The national conversation about concussions – rightfully – continues to increase in volume.
A concussion is a mild traumatic brain injury (TBI) that usually results from trauma or an external force acting on the head.
The term itself refers to the effects that may develop in patients after they sustain a head injury. Symptoms are usually prominent enough that it's evident to the patient or those around them that a concussion may have occurred.
In most cases, one concussion will not cause permanent brain damage. However, it increases the risk that any additional concussions may impact brain health. Trauma to the head makes the state and function of the human brain more fragile.
Common Concussion Symptoms
With a concussion, any blunt force or trauma to the head can impair our cognitive skills, including memory, judgement, and speech. It may also affect motor skills and muscle coordination, which could be demonstrated through changes in reflexes and balance.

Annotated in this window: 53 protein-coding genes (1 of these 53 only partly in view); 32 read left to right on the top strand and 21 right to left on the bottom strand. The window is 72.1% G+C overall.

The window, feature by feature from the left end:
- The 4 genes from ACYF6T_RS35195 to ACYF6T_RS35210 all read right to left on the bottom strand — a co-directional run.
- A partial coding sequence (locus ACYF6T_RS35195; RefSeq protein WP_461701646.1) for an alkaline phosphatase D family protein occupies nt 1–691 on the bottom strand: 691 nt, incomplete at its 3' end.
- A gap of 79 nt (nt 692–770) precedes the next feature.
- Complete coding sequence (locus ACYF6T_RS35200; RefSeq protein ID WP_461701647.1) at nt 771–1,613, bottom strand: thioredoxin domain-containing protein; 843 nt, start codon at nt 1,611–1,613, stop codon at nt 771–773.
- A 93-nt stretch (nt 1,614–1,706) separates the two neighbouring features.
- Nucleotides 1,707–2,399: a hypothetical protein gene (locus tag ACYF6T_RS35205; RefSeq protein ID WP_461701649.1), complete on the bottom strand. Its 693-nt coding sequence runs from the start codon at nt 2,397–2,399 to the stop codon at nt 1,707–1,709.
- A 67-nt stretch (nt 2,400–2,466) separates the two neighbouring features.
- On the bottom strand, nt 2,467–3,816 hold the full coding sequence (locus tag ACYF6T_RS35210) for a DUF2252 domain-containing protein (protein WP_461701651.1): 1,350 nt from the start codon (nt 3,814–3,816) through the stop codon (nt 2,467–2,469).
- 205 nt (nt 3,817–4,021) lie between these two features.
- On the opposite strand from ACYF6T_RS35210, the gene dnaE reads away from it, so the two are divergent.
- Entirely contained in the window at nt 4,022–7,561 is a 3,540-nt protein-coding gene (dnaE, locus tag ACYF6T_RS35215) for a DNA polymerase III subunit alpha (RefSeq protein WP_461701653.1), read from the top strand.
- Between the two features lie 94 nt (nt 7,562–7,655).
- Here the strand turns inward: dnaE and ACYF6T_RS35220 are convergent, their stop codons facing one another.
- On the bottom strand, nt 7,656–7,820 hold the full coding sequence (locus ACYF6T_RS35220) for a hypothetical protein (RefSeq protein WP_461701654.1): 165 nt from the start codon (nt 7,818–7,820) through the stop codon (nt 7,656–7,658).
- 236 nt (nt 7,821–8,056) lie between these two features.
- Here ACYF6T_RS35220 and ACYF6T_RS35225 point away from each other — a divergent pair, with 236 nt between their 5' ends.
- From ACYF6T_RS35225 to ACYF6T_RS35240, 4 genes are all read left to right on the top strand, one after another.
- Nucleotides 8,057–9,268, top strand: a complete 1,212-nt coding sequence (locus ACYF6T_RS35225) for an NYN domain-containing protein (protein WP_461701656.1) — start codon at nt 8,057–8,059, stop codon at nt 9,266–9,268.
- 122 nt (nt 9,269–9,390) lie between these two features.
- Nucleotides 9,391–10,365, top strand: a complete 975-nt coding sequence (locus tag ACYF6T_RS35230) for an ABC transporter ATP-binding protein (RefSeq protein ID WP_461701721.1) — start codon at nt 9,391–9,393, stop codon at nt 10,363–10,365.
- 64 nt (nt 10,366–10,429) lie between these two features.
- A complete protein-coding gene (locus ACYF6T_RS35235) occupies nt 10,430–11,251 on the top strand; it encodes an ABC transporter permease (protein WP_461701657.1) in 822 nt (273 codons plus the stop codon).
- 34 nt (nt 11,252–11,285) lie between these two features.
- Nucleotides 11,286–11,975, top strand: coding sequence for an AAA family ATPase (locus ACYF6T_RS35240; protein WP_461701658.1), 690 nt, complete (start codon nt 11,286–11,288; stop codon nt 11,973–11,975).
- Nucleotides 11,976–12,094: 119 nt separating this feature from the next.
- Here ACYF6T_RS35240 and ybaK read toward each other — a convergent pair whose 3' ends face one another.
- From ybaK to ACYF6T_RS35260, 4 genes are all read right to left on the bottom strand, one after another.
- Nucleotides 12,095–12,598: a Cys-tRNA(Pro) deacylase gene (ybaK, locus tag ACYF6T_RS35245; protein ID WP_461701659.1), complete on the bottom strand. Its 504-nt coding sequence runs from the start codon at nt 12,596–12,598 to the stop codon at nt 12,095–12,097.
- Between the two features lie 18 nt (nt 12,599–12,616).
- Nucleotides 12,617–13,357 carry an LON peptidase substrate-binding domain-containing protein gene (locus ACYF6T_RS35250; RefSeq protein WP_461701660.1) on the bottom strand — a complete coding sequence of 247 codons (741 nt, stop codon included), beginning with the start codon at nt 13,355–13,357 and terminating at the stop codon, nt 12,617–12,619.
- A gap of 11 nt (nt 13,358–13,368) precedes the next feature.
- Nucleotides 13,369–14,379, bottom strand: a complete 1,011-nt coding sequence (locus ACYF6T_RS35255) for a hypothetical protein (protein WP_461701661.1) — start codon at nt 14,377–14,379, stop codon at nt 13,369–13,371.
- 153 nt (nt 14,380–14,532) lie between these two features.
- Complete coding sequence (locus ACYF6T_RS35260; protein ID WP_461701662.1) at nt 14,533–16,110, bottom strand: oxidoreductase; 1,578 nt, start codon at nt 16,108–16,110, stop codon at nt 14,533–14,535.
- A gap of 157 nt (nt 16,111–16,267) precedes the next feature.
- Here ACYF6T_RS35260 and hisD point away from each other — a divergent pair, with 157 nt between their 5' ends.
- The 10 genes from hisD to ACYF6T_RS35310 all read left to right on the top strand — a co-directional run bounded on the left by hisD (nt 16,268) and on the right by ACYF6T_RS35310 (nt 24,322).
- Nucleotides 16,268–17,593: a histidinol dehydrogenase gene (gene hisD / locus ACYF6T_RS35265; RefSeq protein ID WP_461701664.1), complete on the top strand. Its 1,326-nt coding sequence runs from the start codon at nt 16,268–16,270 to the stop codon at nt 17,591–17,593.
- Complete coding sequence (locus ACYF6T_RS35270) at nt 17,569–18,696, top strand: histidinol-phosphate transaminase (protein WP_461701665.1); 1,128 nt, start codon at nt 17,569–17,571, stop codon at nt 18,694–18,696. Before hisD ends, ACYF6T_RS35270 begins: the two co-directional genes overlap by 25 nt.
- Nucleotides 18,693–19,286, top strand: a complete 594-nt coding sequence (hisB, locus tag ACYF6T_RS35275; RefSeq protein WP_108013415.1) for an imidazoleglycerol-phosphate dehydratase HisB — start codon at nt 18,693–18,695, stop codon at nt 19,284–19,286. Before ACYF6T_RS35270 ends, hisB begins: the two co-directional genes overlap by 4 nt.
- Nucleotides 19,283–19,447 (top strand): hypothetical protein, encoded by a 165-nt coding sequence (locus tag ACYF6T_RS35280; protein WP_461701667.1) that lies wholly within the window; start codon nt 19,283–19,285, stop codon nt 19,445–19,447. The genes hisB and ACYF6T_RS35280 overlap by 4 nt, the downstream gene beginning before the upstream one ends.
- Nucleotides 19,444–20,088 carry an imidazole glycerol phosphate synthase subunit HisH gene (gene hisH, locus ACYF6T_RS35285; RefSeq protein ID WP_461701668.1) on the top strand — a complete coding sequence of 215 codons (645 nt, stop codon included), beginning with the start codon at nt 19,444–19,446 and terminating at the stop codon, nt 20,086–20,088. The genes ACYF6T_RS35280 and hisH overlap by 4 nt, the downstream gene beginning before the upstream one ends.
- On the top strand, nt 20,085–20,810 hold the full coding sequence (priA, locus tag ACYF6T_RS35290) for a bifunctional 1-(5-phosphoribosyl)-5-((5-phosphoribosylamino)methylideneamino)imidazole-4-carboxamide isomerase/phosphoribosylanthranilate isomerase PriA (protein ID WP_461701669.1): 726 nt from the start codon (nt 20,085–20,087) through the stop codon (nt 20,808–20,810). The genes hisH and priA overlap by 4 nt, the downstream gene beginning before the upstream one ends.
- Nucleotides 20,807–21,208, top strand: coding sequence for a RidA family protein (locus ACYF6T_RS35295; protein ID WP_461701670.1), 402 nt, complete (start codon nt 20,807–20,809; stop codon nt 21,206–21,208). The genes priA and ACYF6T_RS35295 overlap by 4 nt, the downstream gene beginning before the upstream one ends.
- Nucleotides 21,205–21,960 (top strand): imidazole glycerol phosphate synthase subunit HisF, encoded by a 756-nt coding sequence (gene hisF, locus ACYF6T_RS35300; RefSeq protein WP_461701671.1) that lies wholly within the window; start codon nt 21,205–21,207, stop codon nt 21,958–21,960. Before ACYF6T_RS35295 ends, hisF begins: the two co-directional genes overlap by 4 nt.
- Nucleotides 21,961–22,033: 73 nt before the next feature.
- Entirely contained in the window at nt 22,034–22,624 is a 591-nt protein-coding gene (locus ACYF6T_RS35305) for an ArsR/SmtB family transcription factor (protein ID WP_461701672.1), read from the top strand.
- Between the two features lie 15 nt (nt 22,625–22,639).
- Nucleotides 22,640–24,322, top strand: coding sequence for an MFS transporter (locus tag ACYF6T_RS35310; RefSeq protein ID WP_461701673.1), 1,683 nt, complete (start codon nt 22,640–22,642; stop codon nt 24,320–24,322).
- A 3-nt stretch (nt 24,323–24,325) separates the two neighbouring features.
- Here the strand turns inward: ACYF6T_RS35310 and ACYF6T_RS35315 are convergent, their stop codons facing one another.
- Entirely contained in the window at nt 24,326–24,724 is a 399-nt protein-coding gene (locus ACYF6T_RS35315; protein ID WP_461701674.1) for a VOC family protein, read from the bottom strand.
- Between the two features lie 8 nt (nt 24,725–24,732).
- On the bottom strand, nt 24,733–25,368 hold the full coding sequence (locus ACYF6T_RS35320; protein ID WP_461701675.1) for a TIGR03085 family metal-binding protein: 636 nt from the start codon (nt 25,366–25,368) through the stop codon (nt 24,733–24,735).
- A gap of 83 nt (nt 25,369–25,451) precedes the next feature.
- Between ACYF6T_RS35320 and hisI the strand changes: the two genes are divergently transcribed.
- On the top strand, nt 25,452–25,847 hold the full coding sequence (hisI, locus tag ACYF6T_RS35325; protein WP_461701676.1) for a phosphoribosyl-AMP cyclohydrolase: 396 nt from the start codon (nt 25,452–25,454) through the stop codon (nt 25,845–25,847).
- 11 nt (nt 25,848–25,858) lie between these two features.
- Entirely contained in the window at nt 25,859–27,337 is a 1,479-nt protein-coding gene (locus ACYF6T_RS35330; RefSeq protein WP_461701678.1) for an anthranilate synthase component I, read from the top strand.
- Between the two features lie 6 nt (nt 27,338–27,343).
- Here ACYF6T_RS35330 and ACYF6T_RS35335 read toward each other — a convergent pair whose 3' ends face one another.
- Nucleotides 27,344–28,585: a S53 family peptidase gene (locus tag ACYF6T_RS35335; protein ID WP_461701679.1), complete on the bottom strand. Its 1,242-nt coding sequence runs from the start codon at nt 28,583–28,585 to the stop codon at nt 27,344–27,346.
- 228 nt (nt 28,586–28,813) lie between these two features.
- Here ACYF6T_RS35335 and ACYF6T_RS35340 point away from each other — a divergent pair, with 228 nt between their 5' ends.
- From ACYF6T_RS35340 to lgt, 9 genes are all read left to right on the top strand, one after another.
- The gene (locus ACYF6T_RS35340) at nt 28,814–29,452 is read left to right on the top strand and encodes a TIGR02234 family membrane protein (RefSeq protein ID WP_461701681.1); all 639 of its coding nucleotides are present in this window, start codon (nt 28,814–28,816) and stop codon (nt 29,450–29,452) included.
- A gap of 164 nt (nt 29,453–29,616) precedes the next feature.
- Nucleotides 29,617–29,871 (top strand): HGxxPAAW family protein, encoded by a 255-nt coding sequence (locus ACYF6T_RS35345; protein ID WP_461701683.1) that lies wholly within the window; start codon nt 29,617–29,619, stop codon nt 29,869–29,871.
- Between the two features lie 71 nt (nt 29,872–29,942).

Someone who has sustained a concussion may be stereotypically "dazed and confused" – having trouble answering basic questions or recalling the event that led to the injury.
Other signs of a concussion include:
- Nausea or vomiting
- Increased sensitivity to light
- Headache that won't subside
- Loss of balance
Concussion Risk Factors
Though some precautions can be taken to prevent a concussion from occurring, other risk factors are simply repercussions of playing a sport or leading an active lifestyle.
Certainly, sports and recreational activities put players at an increased risk for concussions. Full contact sports, like football or ice hockey, have rules that allow tackling and checking as part of the game. Players can and should take action by wearing the recommended protective equipment, such as a proper-fitting helmet.
Unfortunately, there are other events outside of sports that can put patients at an increased risk for a concussion. A bad trip and fall where you happen to hit your head on the way down is one example. Concussions are also a potential side effect for those who have been in a fairly traumatic car accident.